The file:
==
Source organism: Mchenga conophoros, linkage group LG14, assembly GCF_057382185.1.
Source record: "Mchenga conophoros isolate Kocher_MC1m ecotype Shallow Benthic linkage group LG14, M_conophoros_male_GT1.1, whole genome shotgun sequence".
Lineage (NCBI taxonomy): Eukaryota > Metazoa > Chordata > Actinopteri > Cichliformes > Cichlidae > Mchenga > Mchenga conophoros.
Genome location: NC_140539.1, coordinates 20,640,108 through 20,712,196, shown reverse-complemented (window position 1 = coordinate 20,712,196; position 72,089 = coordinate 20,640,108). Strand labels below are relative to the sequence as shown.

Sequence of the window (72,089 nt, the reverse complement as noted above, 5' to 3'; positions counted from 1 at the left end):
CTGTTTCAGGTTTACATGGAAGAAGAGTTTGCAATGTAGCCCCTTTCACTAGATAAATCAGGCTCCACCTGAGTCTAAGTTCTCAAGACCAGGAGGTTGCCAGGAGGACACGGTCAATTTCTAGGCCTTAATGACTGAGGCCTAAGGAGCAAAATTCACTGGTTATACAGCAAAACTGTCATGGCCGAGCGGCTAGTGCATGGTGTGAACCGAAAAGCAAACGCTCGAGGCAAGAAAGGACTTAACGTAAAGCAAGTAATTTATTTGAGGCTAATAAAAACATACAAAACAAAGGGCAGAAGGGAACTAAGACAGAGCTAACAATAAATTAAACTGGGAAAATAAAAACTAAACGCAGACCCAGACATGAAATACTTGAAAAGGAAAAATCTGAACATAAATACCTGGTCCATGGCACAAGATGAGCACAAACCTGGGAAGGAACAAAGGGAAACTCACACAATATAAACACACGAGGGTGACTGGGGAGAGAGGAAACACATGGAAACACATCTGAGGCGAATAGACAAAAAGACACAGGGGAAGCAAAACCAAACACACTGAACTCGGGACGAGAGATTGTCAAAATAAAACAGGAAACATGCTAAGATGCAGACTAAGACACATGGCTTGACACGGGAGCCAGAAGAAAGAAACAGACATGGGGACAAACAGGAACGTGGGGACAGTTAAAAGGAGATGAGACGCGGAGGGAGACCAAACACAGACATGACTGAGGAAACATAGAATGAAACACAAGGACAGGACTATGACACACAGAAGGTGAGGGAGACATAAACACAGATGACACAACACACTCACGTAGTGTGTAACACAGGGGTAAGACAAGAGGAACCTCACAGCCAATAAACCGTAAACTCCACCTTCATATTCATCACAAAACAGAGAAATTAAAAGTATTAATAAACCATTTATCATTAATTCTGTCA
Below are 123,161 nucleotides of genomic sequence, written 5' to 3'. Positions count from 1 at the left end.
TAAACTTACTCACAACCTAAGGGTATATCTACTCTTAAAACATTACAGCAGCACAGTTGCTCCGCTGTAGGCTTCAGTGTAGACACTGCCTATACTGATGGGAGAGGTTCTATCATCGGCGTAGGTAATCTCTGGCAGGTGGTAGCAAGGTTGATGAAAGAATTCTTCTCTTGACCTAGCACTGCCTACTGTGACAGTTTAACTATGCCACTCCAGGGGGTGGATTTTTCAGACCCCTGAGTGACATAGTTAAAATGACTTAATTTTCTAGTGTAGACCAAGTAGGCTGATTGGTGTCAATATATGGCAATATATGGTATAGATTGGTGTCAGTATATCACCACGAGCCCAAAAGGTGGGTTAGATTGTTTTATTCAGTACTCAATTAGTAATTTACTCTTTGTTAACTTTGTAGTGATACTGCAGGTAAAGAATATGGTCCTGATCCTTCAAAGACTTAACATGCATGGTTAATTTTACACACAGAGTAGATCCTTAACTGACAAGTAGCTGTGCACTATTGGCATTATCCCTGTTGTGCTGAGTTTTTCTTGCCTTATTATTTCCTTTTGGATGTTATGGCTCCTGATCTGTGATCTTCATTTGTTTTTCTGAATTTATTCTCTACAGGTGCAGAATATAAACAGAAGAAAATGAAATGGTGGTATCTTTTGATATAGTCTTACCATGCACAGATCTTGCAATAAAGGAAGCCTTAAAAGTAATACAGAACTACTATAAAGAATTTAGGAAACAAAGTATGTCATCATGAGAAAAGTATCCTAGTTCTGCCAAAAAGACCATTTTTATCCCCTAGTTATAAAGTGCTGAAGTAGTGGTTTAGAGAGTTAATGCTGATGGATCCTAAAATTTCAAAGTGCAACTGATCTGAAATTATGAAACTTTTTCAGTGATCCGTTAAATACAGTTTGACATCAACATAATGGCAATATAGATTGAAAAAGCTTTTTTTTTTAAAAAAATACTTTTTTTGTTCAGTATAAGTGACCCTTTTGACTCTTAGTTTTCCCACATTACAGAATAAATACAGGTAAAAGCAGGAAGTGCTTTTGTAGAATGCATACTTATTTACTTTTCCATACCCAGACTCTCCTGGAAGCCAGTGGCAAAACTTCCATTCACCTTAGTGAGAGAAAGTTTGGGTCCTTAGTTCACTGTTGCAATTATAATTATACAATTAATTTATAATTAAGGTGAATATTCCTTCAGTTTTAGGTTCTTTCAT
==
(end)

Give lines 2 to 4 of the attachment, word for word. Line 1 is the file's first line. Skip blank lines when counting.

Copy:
Source record: "Mchenga conophoros isolate Kocher_MC1m ecotype Shallow Benthic linkage group LG14, M_conophoros_male_GT1.1, whole genome shotgun sequence".
Lineage (NCBI taxonomy): Eukaryota > Metazoa > Chordata > Actinopteri > Cichliformes > Cichlidae > Mchenga > Mchenga conophoros.
Genome location: NC_140539.1, coordinates 20,640,108 through 20,712,196, shown reverse-complemented (window position 1 = coordinate 20,712,196; position 72,089 = coordinate 20,640,108). Strand labels below are relative to the sequence as shown.